318
424
Austin, TX
My truth, as I see it of course. Car is great, quick, fun, etc with some quality issues which may or not matter depending on the buyer. They don't stand out to me, I think the car looks great.

Regardless for all the hype, I comment that Auto Pilot really is a disingenuous name as it makes people think it should be equal to actual Full Self Driving. I also tell them the hard news (not popular here I believe) about AP is really not something that will likely make your drive less stressful unless you have the exact circumstances in which it behaves; I'm far from a Consumer Reports shill but they echo'd my feelings about how you must actually spend more attention to monitor the car than just driving, at least for me. For me, it is mostly more stressful.

I also say that I don't actually care much about AP (right now) because the car is just great fun to drive; acceleration, ride, handling (for such a heavy car especially) and I'm one that really enjoys the sound system, great seats, pretty big trunk ( I come from small cars).

In some future day when it can drive me from west coast to east coast and back, sure that will be fun. But I'm happy to drive the car myself and can honestly say it can be an enthusiasts/drivers car w/o apology.
Well to be honest I'm not all that comfortable with the EAP in my car but I'm glad it's there when I want to play with it and I know it gets better with every update. I'm guessing when I get the hardware upgrade and they start writing code to take advantage of it autopilot will become very useful. I do tell people that I have EAP autopilot but I also tell them I really don't use it much.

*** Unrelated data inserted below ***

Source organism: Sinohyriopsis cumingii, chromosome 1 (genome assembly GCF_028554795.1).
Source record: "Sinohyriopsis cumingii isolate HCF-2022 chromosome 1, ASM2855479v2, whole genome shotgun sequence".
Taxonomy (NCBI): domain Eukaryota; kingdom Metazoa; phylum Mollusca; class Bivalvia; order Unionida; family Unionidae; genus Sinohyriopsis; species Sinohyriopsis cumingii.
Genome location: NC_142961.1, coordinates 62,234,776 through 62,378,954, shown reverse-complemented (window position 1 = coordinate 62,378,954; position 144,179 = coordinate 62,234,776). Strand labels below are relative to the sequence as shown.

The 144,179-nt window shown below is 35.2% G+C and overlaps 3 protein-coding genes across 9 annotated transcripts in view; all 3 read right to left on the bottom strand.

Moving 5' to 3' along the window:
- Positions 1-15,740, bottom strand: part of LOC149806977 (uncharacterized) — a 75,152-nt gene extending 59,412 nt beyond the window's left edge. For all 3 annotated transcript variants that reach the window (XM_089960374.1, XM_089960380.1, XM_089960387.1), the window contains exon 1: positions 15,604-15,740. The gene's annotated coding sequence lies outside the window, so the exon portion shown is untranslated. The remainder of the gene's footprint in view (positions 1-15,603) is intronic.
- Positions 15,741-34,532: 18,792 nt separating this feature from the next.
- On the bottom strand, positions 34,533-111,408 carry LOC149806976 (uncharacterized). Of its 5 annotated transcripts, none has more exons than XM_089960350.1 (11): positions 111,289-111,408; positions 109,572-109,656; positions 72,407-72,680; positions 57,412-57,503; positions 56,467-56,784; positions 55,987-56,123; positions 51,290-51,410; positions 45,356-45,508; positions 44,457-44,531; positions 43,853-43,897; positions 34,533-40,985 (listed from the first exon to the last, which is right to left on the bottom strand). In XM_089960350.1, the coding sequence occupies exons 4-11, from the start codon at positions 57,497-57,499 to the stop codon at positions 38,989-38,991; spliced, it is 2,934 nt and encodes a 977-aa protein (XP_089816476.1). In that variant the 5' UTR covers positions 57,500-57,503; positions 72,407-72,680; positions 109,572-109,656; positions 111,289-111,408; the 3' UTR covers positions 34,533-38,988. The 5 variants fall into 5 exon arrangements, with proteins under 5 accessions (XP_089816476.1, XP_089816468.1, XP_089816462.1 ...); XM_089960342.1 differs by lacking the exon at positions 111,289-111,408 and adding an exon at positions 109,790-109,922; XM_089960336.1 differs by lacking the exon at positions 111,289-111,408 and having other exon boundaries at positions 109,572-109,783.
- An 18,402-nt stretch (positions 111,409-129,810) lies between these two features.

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Dana1

Member
Supporting Member
May 20, 2018
882
547
Houston
I'm an owner, a stock holder, and an admitted fanboy and I get excited when asked to talk about my car. In fact, it seems every time I turn around these days a friend or a friend of a friend is interested in buying a Tesla and wants my opinion and advice. Typically when these people speak to me they want to know what I think about my car and what I think about the company. They read a lot of negative things, most of which is FUD, and often I'm asked if I think Tesla will be around to service their car or if they will they go bankrupt. Some of this stuff is just silly of course but what they don't know to ask about are the real issues that occur in Tesla ownership.

As a regular reader and contributor to this forum I am often disappointed in reading how poorly Tesla sometimes behaves (and dare I say sometimes it seems Tesla is inept) in dealing with their customers. Things like lack of quality assurance, screwed up deliveries, delayed warranty work, spare parts availability, etc. that all get in the way of what could be a great experience. I'm willing to put up with all this but would others if they knew about it beforehand?

Listen, I'm a big fan of Tesla and I believe they have a bright future, but I also recognize it's not yet all sunshine and roses. Tesla still has lots of problems and we see that everyday on this forum. So the question is, how much of the stuff that is not so great about Tesla ownership should we share with potential or new Tesla owners?

How upfront and honest are you about these issues when it comes to friends, family, and acquaintances that are thinking about buying a Tesla?
Totally honest. This car, as much as I love it, isn’t for everyone. I want folks to go in eyes wide open.
 

Austindude

Member
Sep 26, 2017
318
424
Austin, TX
I just take them for a ride and demo the features. Mine has pretty much been perfect.
This morning I took a guy that had been wanting to ride in my car for a short trip to a meeting we were going to. I wish I had taken a video of his smiling face, he was so happy and obviously impressed by the big nav screen and the acceleration. When we arrived he was still smiling and he turned to me and said, you think the company will still be around? Of course I said yes I do but I left it at that.